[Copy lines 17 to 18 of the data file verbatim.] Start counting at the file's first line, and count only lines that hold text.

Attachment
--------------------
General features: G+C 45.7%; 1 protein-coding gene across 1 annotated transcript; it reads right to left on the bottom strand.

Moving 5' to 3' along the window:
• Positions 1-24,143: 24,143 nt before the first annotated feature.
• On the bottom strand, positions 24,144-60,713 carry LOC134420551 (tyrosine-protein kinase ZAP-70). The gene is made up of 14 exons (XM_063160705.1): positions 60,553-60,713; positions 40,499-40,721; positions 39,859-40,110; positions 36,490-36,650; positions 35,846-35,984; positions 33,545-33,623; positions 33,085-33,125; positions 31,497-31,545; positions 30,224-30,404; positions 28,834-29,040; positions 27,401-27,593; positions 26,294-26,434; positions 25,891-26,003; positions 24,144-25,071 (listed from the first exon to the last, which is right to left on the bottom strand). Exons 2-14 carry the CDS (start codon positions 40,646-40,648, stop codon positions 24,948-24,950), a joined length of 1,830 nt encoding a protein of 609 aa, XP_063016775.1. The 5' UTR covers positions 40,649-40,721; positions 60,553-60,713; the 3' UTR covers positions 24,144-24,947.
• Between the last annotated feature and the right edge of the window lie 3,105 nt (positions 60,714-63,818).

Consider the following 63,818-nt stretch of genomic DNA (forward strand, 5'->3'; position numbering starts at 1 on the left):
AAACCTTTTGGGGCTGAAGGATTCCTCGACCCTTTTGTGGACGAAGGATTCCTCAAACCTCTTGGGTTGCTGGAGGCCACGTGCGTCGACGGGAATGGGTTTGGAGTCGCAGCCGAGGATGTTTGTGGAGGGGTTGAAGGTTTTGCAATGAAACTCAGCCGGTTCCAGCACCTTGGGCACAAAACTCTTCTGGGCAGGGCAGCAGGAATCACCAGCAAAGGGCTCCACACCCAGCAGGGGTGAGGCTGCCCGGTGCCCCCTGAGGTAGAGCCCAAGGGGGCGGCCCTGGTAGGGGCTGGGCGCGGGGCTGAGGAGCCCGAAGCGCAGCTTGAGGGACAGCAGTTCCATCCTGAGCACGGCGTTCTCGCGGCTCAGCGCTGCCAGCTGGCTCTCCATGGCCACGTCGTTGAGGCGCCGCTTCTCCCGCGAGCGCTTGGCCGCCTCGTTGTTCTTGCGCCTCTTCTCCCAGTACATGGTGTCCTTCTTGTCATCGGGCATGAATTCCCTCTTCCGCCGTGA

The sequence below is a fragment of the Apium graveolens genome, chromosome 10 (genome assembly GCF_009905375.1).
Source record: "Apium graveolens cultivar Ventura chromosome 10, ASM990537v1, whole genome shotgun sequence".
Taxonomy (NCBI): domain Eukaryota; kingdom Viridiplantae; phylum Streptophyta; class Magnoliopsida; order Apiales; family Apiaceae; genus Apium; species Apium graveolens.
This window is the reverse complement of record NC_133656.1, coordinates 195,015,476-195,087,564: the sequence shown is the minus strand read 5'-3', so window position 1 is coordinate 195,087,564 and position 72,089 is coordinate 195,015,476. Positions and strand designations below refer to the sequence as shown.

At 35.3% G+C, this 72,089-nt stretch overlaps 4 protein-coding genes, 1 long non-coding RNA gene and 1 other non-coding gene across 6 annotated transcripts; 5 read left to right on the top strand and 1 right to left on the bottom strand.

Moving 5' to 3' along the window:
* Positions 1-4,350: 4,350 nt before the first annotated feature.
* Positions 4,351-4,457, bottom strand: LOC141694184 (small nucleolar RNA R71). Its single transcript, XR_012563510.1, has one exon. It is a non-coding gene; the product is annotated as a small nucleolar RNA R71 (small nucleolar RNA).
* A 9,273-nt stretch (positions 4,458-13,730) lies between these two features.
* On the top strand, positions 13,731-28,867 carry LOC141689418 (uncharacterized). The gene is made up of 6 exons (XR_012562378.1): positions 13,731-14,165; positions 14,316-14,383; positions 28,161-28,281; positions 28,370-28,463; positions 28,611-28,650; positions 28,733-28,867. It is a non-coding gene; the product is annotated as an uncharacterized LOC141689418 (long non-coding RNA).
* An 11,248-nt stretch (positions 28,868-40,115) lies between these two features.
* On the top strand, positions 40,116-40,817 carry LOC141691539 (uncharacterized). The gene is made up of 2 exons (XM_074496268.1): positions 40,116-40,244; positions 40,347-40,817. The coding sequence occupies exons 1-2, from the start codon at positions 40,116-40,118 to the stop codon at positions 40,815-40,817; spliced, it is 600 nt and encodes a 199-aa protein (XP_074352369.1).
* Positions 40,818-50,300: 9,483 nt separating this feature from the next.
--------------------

* On the top strand, positions 13,731-28,867 carry LOC141689418 (uncharacterized). The gene is made up of 6 exons (XR_012562378.1): positions 13,731-14,165; positions 14,316-14,383; positions 28,161-28,281; positions 28,370-28,463; positions 28,611-28,650; positions 28,733-28,867. It is a non-coding gene; the product is annotated as an uncharacterized LOC141689418 (long non-coding RNA).
* An 11,248-nt stretch (positions 28,868-40,115) lies between these two features.